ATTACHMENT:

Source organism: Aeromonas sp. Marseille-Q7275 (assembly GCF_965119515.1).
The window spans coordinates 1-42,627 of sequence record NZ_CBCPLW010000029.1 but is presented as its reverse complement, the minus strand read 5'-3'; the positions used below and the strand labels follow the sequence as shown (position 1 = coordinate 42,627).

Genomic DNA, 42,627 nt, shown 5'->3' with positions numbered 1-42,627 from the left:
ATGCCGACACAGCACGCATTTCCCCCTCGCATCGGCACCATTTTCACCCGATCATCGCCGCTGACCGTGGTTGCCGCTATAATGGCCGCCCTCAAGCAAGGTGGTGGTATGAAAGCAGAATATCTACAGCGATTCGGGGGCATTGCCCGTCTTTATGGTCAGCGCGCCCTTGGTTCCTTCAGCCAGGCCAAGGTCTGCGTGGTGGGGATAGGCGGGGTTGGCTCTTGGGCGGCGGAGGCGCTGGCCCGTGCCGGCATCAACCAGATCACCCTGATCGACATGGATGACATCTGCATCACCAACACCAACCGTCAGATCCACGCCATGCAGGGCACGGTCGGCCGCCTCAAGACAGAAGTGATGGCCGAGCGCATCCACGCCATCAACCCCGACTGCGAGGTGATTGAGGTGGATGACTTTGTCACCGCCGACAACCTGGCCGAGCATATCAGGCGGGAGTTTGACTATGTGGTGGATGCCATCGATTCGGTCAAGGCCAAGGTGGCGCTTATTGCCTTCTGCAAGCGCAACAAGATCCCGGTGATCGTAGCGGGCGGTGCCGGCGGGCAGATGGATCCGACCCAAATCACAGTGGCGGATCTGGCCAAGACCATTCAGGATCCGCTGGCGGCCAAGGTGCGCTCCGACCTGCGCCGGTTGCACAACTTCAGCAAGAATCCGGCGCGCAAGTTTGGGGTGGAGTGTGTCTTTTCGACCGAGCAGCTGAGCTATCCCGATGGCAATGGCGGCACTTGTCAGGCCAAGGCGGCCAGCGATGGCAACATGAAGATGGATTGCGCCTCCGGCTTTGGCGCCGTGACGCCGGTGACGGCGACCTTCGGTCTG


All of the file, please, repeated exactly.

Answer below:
Source organism: Aeromonas sp. Marseille-Q7275 (assembly GCF_965119515.1).
The window spans coordinates 1-42,627 of sequence record NZ_CBCPLW010000029.1 but is presented as its reverse complement, the minus strand read 5'-3'; the positions used below and the strand labels follow the sequence as shown (position 1 = coordinate 42,627).

Genomic DNA, 42,627 nt, shown 5'->3' with positions numbered 1-42,627 from the left:
ATGCCGACACAGCACGCATTTCCCCCTCGCATCGGCACCATTTTCACCCGATCATCGCCGCTGACCGTGGTTGCCGCTATAATGGCCGCCCTCAAGCAAGGTGGTGGTATGAAAGCAGAATATCTACAGCGATTCGGGGGCATTGCCCGTCTTTATGGTCAGCGCGCCCTTGGTTCCTTCAGCCAGGCCAAGGTCTGCGTGGTGGGGATAGGCGGGGTTGGCTCTTGGGCGGCGGAGGCGCTGGCCCGTGCCGGCATCAACCAGATCACCCTGATCGACATGGATGACATCTGCATCACCAACACCAACCGTCAGATCCACGCCATGCAGGGCACGGTCGGCCGCCTCAAGACAGAAGTGATGGCCGAGCGCATCCACGCCATCAACCCCGACTGCGAGGTGATTGAGGTGGATGACTTTGTCACCGCCGACAACCTGGCCGAGCATATCAGGCGGGAGTTTGACTATGTGGTGGATGCCATCGATTCGGTCAAGGCCAAGGTGGCGCTTATTGCCTTCTGCAAGCGCAACAAGATCCCGGTGATCGTAGCGGGCGGTGCCGGCGGGCAGATGGATCCGACCCAAATCACAGTGGCGGATCTGGCCAAGACCATTCAGGATCCGCTGGCGGCCAAGGTGCGCTCCGACCTGCGCCGGTTGCACAACTTCAGCAAGAATCCGGCGCGCAAGTTTGGGGTGGAGTGTGTCTTTTCGACCGAGCAGCTGAGCTATCCCGATGGCAATGGCGGCACTTGTCAGGCCAAGGCGGCCAGCGATGGCAACATGAAGATGGATTGCGCCTCCGGCTTTGGCGCCGTGACGCCGGTGACGGCGACCTTCGGTCTG